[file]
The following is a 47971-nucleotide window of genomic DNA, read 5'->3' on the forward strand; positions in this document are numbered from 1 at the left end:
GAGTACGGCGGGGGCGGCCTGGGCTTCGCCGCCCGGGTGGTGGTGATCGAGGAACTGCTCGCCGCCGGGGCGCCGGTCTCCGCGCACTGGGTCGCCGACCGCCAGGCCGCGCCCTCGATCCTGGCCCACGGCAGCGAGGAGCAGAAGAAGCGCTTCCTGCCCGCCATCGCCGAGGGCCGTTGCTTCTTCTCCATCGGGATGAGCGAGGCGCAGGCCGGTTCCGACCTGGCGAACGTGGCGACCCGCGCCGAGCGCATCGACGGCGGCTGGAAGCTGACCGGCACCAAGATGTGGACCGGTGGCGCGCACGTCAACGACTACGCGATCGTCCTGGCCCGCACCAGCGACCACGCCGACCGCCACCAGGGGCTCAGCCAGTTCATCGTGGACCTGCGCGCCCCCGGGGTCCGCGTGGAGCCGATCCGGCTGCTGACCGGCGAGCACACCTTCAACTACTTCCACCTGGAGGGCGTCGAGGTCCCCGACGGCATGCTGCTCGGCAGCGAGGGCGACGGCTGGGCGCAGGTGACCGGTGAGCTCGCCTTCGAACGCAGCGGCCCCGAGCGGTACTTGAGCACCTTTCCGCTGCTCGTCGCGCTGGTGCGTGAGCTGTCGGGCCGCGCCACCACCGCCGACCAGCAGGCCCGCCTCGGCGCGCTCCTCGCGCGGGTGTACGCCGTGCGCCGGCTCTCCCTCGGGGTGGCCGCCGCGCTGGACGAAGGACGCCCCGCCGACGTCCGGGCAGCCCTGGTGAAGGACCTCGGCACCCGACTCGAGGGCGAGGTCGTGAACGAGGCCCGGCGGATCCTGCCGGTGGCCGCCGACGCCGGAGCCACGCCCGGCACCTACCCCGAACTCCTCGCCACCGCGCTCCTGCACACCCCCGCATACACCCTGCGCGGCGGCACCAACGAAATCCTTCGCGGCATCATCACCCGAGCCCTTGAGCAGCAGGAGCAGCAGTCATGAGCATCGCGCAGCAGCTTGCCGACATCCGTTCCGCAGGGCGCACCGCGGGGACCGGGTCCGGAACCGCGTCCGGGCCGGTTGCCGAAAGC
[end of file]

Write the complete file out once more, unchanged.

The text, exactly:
The following is a 47971-nucleotide window of genomic DNA, read 5'->3' on the forward strand; positions in this document are numbered from 1 at the left end:
GAGTACGGCGGGGGCGGCCTGGGCTTCGCCGCCCGGGTGGTGGTGATCGAGGAACTGCTCGCCGCCGGGGCGCCGGTCTCCGCGCACTGGGTCGCCGACCGCCAGGCCGCGCCCTCGATCCTGGCCCACGGCAGCGAGGAGCAGAAGAAGCGCTTCCTGCCCGCCATCGCCGAGGGCCGTTGCTTCTTCTCCATCGGGATGAGCGAGGCGCAGGCCGGTTCCGACCTGGCGAACGTGGCGACCCGCGCCGAGCGCATCGACGGCGGCTGGAAGCTGACCGGCACCAAGATGTGGACCGGTGGCGCGCACGTCAACGACTACGCGATCGTCCTGGCCCGCACCAGCGACCACGCCGACCGCCACCAGGGGCTCAGCCAGTTCATCGTGGACCTGCGCGCCCCCGGGGTCCGCGTGGAGCCGATCCGGCTGCTGACCGGCGAGCACACCTTCAACTACTTCCACCTGGAGGGCGTCGAGGTCCCCGACGGCATGCTGCTCGGCAGCGAGGGCGACGGCTGGGCGCAGGTGACCGGTGAGCTCGCCTTCGAACGCAGCGGCCCCGAGCGGTACTTGAGCACCTTTCCGCTGCTCGTCGCGCTGGTGCGTGAGCTGTCGGGCCGCGCCACCACCGCCGACCAGCAGGCCCGCCTCGGCGCGCTCCTCGCGCGGGTGTACGCCGTGCGCCGGCTCTCCCTCGGGGTGGCCGCCGCGCTGGACGAAGGACGCCCCGCCGACGTCCGGGCAGCCCTGGTGAAGGACCTCGGCACCCGACTCGAGGGCGAGGTCGTGAACGAGGCCCGGCGGATCCTGCCGGTGGCCGCCGACGCCGGAGCCACGCCCGGCACCTACCCCGAACTCCTCGCCACCGCGCTCCTGCACACCCCCGCATACACCCTGCGCGGCGGCACCAACGAAATCCTTCGCGGCATCATCACCCGAGCCCTTGAGCAGCAGGAGCAGCAGTCATGAGCATCGCGCAGCAGCTTGCCGACATCCGTTCCGCAGGGCGCACCGCGGGGACCGGGTCCGGAACCGCGTCCGGGCCGGTTGCCGAAAGC